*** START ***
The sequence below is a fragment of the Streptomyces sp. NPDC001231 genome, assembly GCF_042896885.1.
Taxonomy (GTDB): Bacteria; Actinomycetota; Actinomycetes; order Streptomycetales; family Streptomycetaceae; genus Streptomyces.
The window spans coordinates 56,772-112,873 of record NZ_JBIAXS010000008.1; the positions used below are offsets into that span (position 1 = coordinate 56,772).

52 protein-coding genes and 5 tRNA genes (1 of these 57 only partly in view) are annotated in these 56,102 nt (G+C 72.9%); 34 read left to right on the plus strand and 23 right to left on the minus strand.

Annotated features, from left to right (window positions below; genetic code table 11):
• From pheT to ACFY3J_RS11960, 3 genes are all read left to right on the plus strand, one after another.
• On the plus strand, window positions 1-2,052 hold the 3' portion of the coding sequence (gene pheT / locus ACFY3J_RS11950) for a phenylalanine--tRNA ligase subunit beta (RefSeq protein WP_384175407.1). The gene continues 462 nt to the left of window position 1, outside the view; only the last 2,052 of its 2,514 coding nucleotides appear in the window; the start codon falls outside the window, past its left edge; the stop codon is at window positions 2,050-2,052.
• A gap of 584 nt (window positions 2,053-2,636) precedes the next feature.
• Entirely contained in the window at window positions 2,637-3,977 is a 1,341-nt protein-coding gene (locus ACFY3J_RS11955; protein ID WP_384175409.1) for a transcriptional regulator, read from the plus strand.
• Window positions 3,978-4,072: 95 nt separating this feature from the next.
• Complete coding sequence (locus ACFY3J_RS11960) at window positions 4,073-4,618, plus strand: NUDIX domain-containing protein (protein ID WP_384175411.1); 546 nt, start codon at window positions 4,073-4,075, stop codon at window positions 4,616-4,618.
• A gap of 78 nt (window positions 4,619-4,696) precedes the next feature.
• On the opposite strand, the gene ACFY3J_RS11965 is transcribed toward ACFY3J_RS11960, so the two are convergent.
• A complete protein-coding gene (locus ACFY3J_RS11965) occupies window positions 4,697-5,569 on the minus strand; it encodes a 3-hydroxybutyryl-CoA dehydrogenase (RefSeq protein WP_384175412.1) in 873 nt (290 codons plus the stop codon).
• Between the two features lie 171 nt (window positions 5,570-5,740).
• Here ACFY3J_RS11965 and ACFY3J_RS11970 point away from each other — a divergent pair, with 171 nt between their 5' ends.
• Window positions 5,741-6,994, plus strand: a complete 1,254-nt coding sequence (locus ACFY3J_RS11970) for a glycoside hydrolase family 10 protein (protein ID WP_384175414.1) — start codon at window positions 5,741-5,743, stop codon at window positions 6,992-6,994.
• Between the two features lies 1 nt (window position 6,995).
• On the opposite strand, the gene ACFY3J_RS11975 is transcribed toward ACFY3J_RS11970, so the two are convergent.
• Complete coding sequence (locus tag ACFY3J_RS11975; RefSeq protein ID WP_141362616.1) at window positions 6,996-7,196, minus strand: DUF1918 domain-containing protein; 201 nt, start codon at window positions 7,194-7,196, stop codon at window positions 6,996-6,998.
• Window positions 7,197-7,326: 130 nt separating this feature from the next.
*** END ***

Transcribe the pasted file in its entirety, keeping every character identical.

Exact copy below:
The sequence below is a fragment of the Streptomyces sp. NPDC001231 genome, assembly GCF_042896885.1.
Taxonomy (GTDB): Bacteria; Actinomycetota; Actinomycetes; order Streptomycetales; family Streptomycetaceae; genus Streptomyces.
The window spans coordinates 56,772-112,873 of record NZ_JBIAXS010000008.1; the positions used below are offsets into that span (position 1 = coordinate 56,772).

52 protein-coding genes and 5 tRNA genes (1 of these 57 only partly in view) are annotated in these 56,102 nt (G+C 72.9%); 34 read left to right on the plus strand and 23 right to left on the minus strand.

Annotated features, from left to right (window positions below; genetic code table 11):
• From pheT to ACFY3J_RS11960, 3 genes are all read left to right on the plus strand, one after another.
• On the plus strand, window positions 1-2,052 hold the 3' portion of the coding sequence (gene pheT / locus ACFY3J_RS11950) for a phenylalanine--tRNA ligase subunit beta (RefSeq protein WP_384175407.1). The gene continues 462 nt to the left of window position 1, outside the view; only the last 2,052 of its 2,514 coding nucleotides appear in the window; the start codon falls outside the window, past its left edge; the stop codon is at window positions 2,050-2,052.
• A gap of 584 nt (window positions 2,053-2,636) precedes the next feature.
• Entirely contained in the window at window positions 2,637-3,977 is a 1,341-nt protein-coding gene (locus ACFY3J_RS11955; protein ID WP_384175409.1) for a transcriptional regulator, read from the plus strand.
• Window positions 3,978-4,072: 95 nt separating this feature from the next.
• Complete coding sequence (locus ACFY3J_RS11960) at window positions 4,073-4,618, plus strand: NUDIX domain-containing protein (protein ID WP_384175411.1); 546 nt, start codon at window positions 4,073-4,075, stop codon at window positions 4,616-4,618.
• A gap of 78 nt (window positions 4,619-4,696) precedes the next feature.
• On the opposite strand, the gene ACFY3J_RS11965 is transcribed toward ACFY3J_RS11960, so the two are convergent.
• A complete protein-coding gene (locus ACFY3J_RS11965) occupies window positions 4,697-5,569 on the minus strand; it encodes a 3-hydroxybutyryl-CoA dehydrogenase (RefSeq protein WP_384175412.1) in 873 nt (290 codons plus the stop codon).
• Between the two features lie 171 nt (window positions 5,570-5,740).
• Here ACFY3J_RS11965 and ACFY3J_RS11970 point away from each other — a divergent pair, with 171 nt between their 5' ends.
• Window positions 5,741-6,994, plus strand: a complete 1,254-nt coding sequence (locus ACFY3J_RS11970) for a glycoside hydrolase family 10 protein (protein ID WP_384175414.1) — start codon at window positions 5,741-5,743, stop codon at window positions 6,992-6,994.
• Between the two features lies 1 nt (window position 6,995).
• On the opposite strand, the gene ACFY3J_RS11975 is transcribed toward ACFY3J_RS11970, so the two are convergent.
• Complete coding sequence (locus tag ACFY3J_RS11975; RefSeq protein ID WP_141362616.1) at window positions 6,996-7,196, minus strand: DUF1918 domain-containing protein; 201 nt, start codon at window positions 7,194-7,196, stop codon at window positions 6,996-6,998.
• Window positions 7,197-7,326: 130 nt separating this feature from the next.